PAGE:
thanx for your reply. I understodd this difference between MICRO AF in the camera and the dock. What i meant was shooting the different dock relevant distances and finding the right adjustmenst first only by using the micro AF for the different distances first in the camera. you select exactly the disctances you need for the dock and make your test shots while adjusting the micro AF in the camera for every distance until you get the best indiviual results. these values then you apply in the USB dock. thats what i did. and as i said, it works under the same light for the given distances, but it does not work at the distances between for example o,6 meters and infinity in the case of the 35 mm.

For example on the 35 mm:

Shooting at 0,3 meters with different micro AF values in the camera. finding the one that works best. then changing the distance of the object to 0,4 meters and again checking for the best in camera micro AF adjustment. after that for 0,6 and finally for infinity. after the procedure connect the lens to the dock and apply the different values.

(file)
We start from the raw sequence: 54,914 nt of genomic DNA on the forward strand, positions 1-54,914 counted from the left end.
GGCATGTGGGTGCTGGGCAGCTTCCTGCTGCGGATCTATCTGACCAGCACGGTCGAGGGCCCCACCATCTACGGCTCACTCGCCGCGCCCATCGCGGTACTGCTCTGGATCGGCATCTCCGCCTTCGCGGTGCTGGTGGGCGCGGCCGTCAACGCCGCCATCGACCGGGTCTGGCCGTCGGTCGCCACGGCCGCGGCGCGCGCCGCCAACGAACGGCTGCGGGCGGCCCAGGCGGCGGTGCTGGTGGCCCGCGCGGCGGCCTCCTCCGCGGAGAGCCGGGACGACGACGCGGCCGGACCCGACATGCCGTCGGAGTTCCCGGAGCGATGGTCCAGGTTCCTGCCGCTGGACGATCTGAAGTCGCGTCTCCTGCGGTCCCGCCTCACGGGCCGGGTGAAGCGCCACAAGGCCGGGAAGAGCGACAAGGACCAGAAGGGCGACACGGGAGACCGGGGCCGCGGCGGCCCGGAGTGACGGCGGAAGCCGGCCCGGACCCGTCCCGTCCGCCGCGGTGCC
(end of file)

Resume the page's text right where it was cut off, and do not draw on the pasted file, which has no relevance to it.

in case of my 50 mm after this procedure i had the values:

0,4 = +12
0,7 = +12
1,5 = 17

these were the values at which the lens produced the best results when adjusting the micro AF in camera at different distances. i used the micro af adjustement like a screening tool after applying the values in the dock directly to the lens, i then set the in camera adjustment back to zero.

Am i not making the procedure clear enough or do you think that this does not work and i need to find the correct adjustments with micro AF set to zero in the camera and trial and error directly in the dock, like you did?

Perhaps my idea in fact does not work and i got only usable results just becasue the SIGMA lenses sometimes perform spot on? The nearer the distance, the better it worked.

Thanx for your support


Karl Wendlinger said:


If i understand you correctly you say, that the micro adjustment in the camera cannot produce different results at different distances?